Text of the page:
As soon as Jean-Claude Killy ended his run in the Alpine downhill competition at the 1968 Grenoble Winter Olympics, the first person to greet him was his mentor and friend, Michel Arpin. Arpin, who worked for ski manufacturer, Dynamic, adroitly hugged his friend, showing photographers his back pouch with the Dynamics logo.
A policeman, as instructed to do for all skiers, took Killy’s skis away in order to avoid the “unseemly” display of ski brands adorning an amateur Olympic champion. Arpin then, according to The Complete Book of the Winter Olympics, took one of his skis off and planted it in the snow so that photographers could capture Killy with the ski and the two yellow bars of the Dynamic brand.
Killy retired from competitive skiing not long after Grenoble, because he knew that it would be hard to sustain his World Cup skiing dominance and triple-gold medal Olympic achievement. He also knew that he had other worlds to conquer. He signed with sports management firm, International Management Group, and started his career representing such brands as American Express, Schwinn bicycles, United Airlines, Chevrolet, as well as Head, the ski equipment manufacturer which put Killy’s vaunted name on their newest fiberglass skis.
Jean-Claude Killy, from the tiny village of Val-d’Isere in the French Alps, was a super star, and was now getting paid enough to live the life of the jet set and do what he pleased. He married an actress, Danielle Gaubert. He competed as a race car driver. He acted in movies, and produced television programs. Eventually he moved into sports administration, joining the executive board of the Alpine Skiing Committee of the International Federating of Skiing (FIS), serving as co-president of the 1992 Albertville Winter Olympics, president of the Tour de France organization, as well as a member of the International Olympic Committee.
Famed gonzo journalist, Hunter S. Thompson, spent some time with Killy in the midst of his transformation from world-class skier to world-class pitchman, catching Killy in a burst of unsolicited honesty. “Before, I could only dream about these things,” said Killy. “When I was young I had nothing, I was poor. . . Now I can have anything I want!”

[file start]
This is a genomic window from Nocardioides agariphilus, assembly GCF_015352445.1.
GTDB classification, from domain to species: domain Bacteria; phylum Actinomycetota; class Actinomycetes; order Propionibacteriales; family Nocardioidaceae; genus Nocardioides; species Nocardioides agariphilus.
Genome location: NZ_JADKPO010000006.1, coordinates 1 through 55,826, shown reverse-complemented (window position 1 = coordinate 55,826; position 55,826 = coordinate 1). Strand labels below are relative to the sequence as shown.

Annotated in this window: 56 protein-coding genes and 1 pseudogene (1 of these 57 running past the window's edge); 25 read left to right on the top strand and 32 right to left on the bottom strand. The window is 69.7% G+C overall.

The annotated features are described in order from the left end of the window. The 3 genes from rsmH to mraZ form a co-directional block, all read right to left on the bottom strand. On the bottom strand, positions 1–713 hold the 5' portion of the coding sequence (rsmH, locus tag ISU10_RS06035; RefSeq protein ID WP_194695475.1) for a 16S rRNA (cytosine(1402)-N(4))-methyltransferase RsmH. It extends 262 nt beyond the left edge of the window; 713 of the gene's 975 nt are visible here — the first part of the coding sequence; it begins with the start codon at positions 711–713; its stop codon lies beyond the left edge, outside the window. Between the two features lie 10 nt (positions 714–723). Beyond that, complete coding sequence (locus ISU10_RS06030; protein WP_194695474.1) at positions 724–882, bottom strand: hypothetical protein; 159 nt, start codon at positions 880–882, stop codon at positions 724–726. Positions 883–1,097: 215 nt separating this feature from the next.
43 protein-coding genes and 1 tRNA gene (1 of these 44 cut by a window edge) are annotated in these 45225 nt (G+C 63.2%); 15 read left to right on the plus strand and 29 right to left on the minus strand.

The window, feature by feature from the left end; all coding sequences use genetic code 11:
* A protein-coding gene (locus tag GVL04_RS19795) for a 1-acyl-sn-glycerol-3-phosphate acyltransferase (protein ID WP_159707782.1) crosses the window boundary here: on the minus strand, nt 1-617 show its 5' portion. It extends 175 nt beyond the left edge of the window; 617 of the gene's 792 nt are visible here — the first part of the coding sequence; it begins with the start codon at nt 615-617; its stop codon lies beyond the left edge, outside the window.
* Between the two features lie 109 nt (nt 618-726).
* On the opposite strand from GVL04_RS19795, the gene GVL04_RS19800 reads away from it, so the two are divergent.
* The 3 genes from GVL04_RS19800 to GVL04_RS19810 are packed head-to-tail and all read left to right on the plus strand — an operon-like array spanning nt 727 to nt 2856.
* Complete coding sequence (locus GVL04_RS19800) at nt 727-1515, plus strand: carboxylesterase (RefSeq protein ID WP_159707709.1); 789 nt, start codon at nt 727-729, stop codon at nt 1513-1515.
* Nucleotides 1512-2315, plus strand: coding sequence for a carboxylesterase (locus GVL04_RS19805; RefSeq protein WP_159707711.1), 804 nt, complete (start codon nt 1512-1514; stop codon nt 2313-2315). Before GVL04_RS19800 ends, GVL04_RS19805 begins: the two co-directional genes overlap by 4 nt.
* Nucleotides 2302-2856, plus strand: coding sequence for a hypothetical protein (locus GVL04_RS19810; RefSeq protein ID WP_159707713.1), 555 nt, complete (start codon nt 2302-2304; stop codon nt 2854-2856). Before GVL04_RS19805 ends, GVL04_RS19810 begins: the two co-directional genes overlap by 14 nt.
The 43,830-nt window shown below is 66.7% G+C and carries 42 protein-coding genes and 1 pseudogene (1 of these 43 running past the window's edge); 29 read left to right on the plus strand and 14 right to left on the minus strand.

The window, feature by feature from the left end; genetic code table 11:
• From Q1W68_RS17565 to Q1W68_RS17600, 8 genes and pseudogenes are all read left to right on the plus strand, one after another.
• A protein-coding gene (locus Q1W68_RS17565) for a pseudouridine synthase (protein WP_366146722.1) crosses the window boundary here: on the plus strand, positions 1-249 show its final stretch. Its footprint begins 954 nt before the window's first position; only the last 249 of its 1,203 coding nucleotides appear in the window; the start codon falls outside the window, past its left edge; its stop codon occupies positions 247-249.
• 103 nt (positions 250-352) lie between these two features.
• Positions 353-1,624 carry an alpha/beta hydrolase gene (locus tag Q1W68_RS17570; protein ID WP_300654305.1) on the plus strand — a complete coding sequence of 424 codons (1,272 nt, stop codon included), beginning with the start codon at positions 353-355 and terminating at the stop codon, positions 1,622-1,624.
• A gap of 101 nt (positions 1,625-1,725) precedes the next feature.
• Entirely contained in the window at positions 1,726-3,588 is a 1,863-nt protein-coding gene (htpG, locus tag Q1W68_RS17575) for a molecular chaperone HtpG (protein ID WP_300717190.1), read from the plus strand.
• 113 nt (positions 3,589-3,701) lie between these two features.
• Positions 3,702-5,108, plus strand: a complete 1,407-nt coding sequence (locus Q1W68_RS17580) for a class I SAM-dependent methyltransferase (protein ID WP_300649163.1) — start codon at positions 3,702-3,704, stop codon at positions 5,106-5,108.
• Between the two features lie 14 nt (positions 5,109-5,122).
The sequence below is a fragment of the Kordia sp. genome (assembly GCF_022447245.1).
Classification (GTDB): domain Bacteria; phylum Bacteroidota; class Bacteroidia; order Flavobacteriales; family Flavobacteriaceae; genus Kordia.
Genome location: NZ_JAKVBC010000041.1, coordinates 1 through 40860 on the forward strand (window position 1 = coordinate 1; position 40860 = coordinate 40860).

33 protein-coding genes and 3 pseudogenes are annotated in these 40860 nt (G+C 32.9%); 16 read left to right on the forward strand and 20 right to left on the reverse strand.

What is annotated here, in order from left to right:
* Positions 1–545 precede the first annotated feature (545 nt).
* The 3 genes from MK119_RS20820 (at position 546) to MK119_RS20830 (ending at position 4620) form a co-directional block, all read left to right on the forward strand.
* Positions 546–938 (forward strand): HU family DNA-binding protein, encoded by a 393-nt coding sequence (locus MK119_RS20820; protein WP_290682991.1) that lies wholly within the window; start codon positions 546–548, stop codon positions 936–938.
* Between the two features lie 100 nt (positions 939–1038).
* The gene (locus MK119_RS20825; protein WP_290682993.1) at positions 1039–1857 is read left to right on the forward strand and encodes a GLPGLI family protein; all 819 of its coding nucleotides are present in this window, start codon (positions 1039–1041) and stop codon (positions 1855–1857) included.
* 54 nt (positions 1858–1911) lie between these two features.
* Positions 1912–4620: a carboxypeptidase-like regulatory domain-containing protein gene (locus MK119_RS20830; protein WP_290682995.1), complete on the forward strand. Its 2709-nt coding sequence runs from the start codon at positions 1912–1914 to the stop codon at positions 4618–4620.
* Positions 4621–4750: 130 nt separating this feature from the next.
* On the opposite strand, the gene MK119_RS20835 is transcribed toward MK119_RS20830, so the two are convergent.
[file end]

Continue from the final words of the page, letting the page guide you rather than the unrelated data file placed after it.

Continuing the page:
Killy indeed started from humble beginnings. But he felt he had earned his way to the top, focusing on all aspects of how to be the greatest skier of his time, and making the same effort to be the best in his part of the world of business. Thompson recognized that drive in Killy in his profile called “The Temptations of Jean-Claude Killy.” Thompson was following Killy during a marketing tour for Chevrolet, noting that Killy’s ability to draw you in was Gatsby-like, and was an ability that made him rich. But Thompson also admitted that Killy worked at his new profession, as much as he did in his previous one.
Jean-Claude, like Jay Gatsby, has “one of those rare smiles with a quality of eternal reassurance in it, that you may come across four or five times in life. It faced — or seemed to face — the whole external world for an instant, and then concentrated on you with an irresistible prejudice in your favor. It understood you just as far as you would like to believe in yourself, and assured you that it had precisely the impression of you that, at your best, you hoped to convey.”
That description of Gatsby by Nick Carraway — of Scott, by Fitzgerald — might just as well be of J.-C. Killy, who also fits the rest of it: “Precisely at that point [Gatsby’s smile] vanished — and I was looking at an elegant young roughneck, whose elaborate formality of speech just missed being absurd. . .”
The point is not to knock Killy’s English, which is far better than my French, but to emphasize his careful, finely coached choice of words. “He’s an amazing boy,” I was told later by Len Roller. “He works at this [selling Chevrolets] just as hard as he used to work at winning races. He attacks it with the same concentration you remember from watching him ski.”